As a pastor Dr. A. was justly considered as in almost every respect a model worthy of all imitation. Not only in the pulpit, but at the fireside, in the sick chamber, at the bed of death, no human presence was so much desired, by his people, as his. A mind well stored with the Word of God and a heart whose sympathies were tender and strong, made him a fit counsellor and a warmly attached friend. His regard for the spiritual welfare of his people; his untiring devotion to the interests of the Church ; his faithful and able instructions in the pulpit and elsewhere; his godly example; his self-denying labors ; his disinterested benevolence—have been excelled by few and show him to have been a true shepherd. And such he was ; for he fed the Church of God over which the Holy Ghost had made him an overseer; he was an example to the flock; was apt to teach ; no striker; given to hospitality ; patient; not covetous.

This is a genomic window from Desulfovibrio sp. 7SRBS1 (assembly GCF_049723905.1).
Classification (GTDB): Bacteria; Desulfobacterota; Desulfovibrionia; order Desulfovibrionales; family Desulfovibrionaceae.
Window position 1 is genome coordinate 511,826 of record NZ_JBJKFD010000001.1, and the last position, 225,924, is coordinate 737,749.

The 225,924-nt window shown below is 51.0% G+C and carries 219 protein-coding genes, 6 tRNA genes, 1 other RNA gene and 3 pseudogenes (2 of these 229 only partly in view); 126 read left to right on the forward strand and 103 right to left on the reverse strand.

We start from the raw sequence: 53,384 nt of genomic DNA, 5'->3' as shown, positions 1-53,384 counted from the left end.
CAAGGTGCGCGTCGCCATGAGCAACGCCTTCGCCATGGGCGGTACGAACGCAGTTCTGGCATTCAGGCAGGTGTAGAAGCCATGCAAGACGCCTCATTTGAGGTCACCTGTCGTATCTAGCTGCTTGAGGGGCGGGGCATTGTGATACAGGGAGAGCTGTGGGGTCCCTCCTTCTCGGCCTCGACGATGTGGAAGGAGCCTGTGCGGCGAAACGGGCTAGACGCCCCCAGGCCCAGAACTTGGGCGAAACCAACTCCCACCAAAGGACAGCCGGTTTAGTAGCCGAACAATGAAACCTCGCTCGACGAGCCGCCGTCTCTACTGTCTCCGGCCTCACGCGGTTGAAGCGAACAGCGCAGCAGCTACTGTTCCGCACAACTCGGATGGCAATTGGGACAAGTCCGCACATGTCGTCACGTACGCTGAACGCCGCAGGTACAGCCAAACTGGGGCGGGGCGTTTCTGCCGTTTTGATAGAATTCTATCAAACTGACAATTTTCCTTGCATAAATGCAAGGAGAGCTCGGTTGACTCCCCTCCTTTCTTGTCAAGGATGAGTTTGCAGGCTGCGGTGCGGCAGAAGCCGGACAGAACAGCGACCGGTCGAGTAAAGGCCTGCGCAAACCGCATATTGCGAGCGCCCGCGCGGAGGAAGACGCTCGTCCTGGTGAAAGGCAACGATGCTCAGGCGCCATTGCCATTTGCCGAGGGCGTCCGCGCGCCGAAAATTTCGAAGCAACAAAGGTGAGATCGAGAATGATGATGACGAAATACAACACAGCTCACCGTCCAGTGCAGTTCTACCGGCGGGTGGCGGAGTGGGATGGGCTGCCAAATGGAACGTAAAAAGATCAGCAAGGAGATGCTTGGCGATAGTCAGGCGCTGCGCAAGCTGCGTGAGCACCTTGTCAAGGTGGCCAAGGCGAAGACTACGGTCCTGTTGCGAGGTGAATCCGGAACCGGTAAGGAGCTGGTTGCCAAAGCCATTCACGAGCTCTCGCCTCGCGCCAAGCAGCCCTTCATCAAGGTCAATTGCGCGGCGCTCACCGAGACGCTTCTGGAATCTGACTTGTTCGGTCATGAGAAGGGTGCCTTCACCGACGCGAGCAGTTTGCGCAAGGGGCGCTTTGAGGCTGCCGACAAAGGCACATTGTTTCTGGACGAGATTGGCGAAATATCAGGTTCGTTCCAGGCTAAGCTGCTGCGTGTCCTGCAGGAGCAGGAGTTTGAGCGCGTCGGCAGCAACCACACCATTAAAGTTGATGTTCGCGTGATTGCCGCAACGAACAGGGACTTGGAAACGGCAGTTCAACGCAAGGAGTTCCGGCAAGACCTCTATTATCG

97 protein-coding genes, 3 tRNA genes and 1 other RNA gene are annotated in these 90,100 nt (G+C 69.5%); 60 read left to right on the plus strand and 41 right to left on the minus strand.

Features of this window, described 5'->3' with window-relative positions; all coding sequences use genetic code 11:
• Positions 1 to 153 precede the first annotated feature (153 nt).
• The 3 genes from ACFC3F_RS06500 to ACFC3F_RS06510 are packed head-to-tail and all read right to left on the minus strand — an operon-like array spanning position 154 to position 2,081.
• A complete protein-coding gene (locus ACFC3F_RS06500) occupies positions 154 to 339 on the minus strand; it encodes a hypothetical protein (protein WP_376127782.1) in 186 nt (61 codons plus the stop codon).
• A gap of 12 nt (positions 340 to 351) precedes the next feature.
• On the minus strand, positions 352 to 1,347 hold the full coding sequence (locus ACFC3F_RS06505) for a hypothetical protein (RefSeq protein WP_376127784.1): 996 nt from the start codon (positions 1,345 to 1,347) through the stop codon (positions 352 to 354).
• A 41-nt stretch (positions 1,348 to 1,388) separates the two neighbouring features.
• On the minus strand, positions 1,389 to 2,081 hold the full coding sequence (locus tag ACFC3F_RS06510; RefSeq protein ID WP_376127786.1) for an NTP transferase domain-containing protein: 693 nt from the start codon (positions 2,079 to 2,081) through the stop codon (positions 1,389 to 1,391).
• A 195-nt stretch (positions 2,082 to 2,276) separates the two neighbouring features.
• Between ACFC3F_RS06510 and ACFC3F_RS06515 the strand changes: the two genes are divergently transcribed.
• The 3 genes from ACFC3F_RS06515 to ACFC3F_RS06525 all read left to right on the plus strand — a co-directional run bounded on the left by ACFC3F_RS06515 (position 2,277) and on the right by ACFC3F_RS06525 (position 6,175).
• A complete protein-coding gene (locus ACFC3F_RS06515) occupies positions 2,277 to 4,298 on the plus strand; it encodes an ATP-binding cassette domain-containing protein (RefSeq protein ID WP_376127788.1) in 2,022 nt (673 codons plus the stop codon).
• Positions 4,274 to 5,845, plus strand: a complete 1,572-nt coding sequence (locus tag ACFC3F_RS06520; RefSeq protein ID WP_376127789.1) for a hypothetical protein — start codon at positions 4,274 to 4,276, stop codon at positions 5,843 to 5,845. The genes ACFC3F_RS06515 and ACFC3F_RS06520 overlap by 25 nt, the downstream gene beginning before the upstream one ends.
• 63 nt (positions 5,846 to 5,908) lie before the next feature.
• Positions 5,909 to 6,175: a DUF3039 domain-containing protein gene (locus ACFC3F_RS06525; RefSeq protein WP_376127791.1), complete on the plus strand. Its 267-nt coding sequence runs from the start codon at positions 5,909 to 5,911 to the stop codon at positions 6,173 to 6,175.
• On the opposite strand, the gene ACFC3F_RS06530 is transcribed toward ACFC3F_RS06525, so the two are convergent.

In his ecclesiastical relations he was a leading man. His influence in Presbytery and Synod was always seen and felt. The devotion, zeal and ability with which he consecrated himself to the cause of Christ, commanded the love and respect of his brethren wherever he was known, but especially of his coPresbyters of the Synod of Tennessee, and gave great weight to his opinions on any subject affecting the interests and the welfare of Zion. At the time of the unhappy division which rent in twain the Presbyterian Church, he did not wait to see how others would act. He took no counsel of mere policy or convenience. He would hear of no compromise whatever, when he felt that a question of right and justice was involved. He said to himself, “If all the world.go with the exscinding party there is one man who will not. I will go alone, rather than in company with any ecclesiastical body, whose proceedings I can no more countenance or endorse, than I can endorse or countenance the Roman Catholic Inquisition.” His soul burned with righteous indignation whenever he spoke or heard of those acts of 1837 and 1838 which involved a virtual abrogation of the Constitution of the Church, and whose tendency was to sap the very foundations on which the safety and peace of the Church depended. He could find no language strong enough to express his profound regret that men could be found in the Presbyterian Church, who could trample the Constitution under foot and inflict such gross injustice and wrong on their brethren. To his firmness and decision at this crisis ; to his unyielding attachment to the Constitution; to his prompt espousal of the cause of his injured brethren, may be attributed much of the stability and growth and present influence of our Church in the South and West.